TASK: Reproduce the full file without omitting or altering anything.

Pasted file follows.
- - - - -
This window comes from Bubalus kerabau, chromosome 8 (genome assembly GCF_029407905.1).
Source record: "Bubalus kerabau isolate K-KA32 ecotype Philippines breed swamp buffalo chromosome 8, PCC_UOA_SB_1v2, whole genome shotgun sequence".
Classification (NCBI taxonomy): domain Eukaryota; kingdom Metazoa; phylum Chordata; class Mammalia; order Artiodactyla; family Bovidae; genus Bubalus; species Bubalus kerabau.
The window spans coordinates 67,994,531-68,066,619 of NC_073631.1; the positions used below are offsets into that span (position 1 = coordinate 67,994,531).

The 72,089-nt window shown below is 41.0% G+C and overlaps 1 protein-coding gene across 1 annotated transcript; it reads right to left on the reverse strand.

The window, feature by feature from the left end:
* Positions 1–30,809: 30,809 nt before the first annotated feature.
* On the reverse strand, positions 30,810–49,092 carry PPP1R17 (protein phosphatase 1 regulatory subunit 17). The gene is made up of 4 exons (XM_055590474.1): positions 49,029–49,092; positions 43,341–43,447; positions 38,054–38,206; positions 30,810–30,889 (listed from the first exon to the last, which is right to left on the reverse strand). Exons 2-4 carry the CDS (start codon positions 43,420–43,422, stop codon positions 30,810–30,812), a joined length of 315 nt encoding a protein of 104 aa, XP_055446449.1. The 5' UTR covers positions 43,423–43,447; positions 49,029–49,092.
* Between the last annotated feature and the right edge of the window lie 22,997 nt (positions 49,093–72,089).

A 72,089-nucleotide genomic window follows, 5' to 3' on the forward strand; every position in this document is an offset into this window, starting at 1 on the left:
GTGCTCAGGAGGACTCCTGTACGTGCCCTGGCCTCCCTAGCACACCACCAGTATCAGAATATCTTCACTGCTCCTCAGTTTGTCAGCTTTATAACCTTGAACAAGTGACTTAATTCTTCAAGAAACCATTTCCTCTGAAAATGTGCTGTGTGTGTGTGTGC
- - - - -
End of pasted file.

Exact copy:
This window comes from Bubalus kerabau, chromosome 8 (genome assembly GCF_029407905.1).
Source record: "Bubalus kerabau isolate K-KA32 ecotype Philippines breed swamp buffalo chromosome 8, PCC_UOA_SB_1v2, whole genome shotgun sequence".
Classification (NCBI taxonomy): domain Eukaryota; kingdom Metazoa; phylum Chordata; class Mammalia; order Artiodactyla; family Bovidae; genus Bubalus; species Bubalus kerabau.
The window spans coordinates 67,994,531-68,066,619 of NC_073631.1; the positions used below are offsets into that span (position 1 = coordinate 67,994,531).

The 72,089-nt window shown below is 41.0% G+C and overlaps 1 protein-coding gene across 1 annotated transcript; it reads right to left on the reverse strand.

The window, feature by feature from the left end:
* Positions 1–30,809: 30,809 nt before the first annotated feature.
* On the reverse strand, positions 30,810–49,092 carry PPP1R17 (protein phosphatase 1 regulatory subunit 17). The gene is made up of 4 exons (XM_055590474.1): positions 49,029–49,092; positions 43,341–43,447; positions 38,054–38,206; positions 30,810–30,889 (listed from the first exon to the last, which is right to left on the reverse strand). Exons 2-4 carry the CDS (start codon positions 43,420–43,422, stop codon positions 30,810–30,812), a joined length of 315 nt encoding a protein of 104 aa, XP_055446449.1. The 5' UTR covers positions 43,423–43,447; positions 49,029–49,092.
* Between the last annotated feature and the right edge of the window lie 22,997 nt (positions 49,093–72,089).

A 72,089-nucleotide genomic window follows, 5' to 3' on the forward strand; every position in this document is an offset into this window, starting at 1 on the left:
GTGCTCAGGAGGACTCCTGTACGTGCCCTGGCCTCCCTAGCACACCACCAGTATCAGAATATCTTCACTGCTCCTCAGTTTGTCAGCTTTATAACCTTGAACAAGTGACTTAATTCTTCAAGAAACCATTTCCTCTGAAAATGTGCTGTGTGTGTGTGTGC